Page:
DOT downplays possible job cuts

Posted Nov. 13, 2008, at 10:29 p.m.

AUGUSTA, Maine — Possible budget cuts leading to layoffs in the state Department of Transportation will not occur this fiscal year, the transportation commissioner said Thursday.

“This new budget is a proposal, and the final decision won’t be made until next June, so we’ve still got a long ways to go,” Transportation Commissioner David Cole told the Bangor Daily News in a telephone interview.

He said the proposed job cuts people have been hearing about recently are tied to the state highway budget for the next two-year period, beginning July 1, 2009.

“The key to our budget process has been to try to focus on maintaining core services, like plowing, construction and repairing roads and bridges,” said Cole, adding that there will be no loss of those services this winter.

Gov. John Baldacci has called for a 10 percent budget reduction of $39 million from DOT’s spending package for 2009-2011, said department spokesman Mark Latti.

“The governor has proposed cutting back 10 percent of the budget, freezing expenditures and consolidating services in the department,” Latti said.

In the DOT plan, the department would eliminate 147 positions, of which 103 are vacant, he said. People in the department actually fill another 44 jobs targeted for the chopping block.

“It’s a little different this time around because of the economic conditions,” Cole said. “Nobody likes the idea of having to cut, but the times demand it.”

The department anticipated the cuts awhile back and began planning by not filling certain positions “to cushion the blow.”

Also, 23 percent of the potential layoffs are salaried positions with DOT, but they represent only 5 percent of the total DOT work force, he said.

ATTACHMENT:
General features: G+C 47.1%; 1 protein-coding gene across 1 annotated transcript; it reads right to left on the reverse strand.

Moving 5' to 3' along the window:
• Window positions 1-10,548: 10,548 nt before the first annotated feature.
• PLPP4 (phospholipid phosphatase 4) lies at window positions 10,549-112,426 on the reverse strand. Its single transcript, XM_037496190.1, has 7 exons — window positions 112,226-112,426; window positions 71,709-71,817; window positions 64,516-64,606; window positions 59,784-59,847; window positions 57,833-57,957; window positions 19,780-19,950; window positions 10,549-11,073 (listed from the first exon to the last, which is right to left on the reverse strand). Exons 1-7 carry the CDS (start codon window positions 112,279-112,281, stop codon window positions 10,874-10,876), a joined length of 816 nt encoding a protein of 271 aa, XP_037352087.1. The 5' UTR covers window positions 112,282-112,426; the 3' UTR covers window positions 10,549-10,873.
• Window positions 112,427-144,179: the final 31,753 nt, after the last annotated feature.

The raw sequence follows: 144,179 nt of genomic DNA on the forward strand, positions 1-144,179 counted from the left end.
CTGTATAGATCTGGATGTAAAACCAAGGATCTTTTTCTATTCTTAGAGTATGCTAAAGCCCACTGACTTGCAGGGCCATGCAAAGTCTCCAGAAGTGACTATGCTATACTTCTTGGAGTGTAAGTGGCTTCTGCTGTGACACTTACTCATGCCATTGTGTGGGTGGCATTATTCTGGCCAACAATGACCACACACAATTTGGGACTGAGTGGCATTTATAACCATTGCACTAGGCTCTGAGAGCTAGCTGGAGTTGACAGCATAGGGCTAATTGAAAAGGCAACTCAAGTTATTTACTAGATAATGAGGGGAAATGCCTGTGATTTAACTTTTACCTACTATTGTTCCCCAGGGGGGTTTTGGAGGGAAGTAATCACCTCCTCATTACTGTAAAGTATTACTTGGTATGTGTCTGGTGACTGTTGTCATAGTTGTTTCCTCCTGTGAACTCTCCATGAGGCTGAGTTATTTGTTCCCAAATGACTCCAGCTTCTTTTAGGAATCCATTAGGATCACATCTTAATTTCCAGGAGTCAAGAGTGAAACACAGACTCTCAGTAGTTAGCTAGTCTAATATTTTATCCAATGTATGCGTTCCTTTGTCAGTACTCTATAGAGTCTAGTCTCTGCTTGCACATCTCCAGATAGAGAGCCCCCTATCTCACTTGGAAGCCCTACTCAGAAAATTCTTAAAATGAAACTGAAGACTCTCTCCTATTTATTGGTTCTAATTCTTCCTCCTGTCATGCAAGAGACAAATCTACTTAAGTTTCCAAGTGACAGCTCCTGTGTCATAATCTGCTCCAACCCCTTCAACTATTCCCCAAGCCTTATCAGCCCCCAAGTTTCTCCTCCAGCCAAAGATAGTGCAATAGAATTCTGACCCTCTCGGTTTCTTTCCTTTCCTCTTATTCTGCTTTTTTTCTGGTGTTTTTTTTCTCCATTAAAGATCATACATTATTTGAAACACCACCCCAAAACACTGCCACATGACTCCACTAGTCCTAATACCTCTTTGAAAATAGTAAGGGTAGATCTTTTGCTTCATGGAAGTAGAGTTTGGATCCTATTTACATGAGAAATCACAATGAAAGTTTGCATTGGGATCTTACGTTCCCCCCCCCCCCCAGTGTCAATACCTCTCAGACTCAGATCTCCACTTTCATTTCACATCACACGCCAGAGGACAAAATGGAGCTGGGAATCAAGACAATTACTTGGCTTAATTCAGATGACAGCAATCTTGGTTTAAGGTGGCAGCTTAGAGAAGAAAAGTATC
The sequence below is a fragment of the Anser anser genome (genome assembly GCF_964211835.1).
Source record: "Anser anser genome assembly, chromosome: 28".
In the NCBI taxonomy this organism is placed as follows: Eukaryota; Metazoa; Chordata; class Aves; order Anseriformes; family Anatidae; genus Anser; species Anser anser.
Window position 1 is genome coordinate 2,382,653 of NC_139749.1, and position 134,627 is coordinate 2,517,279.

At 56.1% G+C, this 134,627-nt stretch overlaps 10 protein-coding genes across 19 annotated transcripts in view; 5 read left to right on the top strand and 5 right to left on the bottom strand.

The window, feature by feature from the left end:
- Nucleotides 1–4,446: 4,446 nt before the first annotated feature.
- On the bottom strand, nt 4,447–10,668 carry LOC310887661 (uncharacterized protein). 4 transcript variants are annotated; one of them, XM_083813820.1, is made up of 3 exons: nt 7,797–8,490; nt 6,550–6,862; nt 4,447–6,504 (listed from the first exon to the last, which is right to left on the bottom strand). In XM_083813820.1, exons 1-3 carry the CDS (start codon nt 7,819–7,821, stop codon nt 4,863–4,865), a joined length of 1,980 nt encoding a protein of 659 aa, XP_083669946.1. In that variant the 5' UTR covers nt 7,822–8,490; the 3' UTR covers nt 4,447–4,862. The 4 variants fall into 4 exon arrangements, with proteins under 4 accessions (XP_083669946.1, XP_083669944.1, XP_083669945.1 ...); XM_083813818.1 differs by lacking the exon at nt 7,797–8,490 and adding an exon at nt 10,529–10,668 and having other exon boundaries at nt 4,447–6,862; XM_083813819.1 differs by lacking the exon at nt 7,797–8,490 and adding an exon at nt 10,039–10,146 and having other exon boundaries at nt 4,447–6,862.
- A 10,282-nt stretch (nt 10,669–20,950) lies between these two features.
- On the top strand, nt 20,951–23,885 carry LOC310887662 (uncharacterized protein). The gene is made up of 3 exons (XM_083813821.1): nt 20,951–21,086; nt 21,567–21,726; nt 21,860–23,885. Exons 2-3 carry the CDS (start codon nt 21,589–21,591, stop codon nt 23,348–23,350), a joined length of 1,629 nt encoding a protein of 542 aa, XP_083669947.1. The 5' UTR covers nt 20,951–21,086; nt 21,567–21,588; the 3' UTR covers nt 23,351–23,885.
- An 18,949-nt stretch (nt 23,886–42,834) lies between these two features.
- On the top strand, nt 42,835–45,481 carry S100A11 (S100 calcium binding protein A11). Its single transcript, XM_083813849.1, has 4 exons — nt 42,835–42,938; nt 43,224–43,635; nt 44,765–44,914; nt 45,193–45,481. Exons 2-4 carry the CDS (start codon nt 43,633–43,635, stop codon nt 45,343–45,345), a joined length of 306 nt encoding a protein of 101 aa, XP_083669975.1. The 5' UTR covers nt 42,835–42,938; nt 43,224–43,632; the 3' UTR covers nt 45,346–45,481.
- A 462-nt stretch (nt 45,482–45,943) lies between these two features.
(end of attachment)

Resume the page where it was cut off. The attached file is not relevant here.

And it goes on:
Cole said he could not confirm a charge that many of the targeted layoffs are workers older than age 50, who would be retiring anyway.

“It will include some in that category, only because we are an aging work force,” he said.

No one has received a pink slip, but employees did receive a letter explaining the proposal, he added.

Another area of considered cuts is the closing of the rest areas on Interstate 95.

The DOT shut down one rest area on I-95 just north of Augusta a few years ago, Cole said.

“We shut off the road and leveled the facility,” he said.

“We may choose to mothball some facilities and lock them up,” he said. “It will depend on which ones.”

“We value the traveling public and we value the tourists,” he said. “But choices have to be made, and we have to protect what’s vital.

“These rest areas were put on the interstate back at a time when it was new, but other options have emerged,” he said. At nearly every exit drivers have facilities open 24 hours a day at gas stations and convenience stores, he said.

Most of the service areas are not staffed, except for the few with visitors centers such as Hampden’s, Cole said.

“Certainly when we have to set priorities, this is one area we are looking at,” he said of rest areas.

The DOT spends $2 million a year on Interstate 95 rest areas.

The state also is looking at rest areas just off I-95.

“We have closed rest areas on the secondary roads,” Cole said. “We felt they were no longer needed and were redundant to private facilities available.”

One other area of savings is the purchase of trucks.

“Our proposal will save $4 million in truck purchases,” he said.

“We reviewed our truck maintenance, and we were able to eliminate the need for a number of trucks,” he said.

Again, Cole stressed that the proposed cuts would occur in the next biennial budget on July 1, 2009.

“This is preliminary and has a long ways to go,” Cole said.

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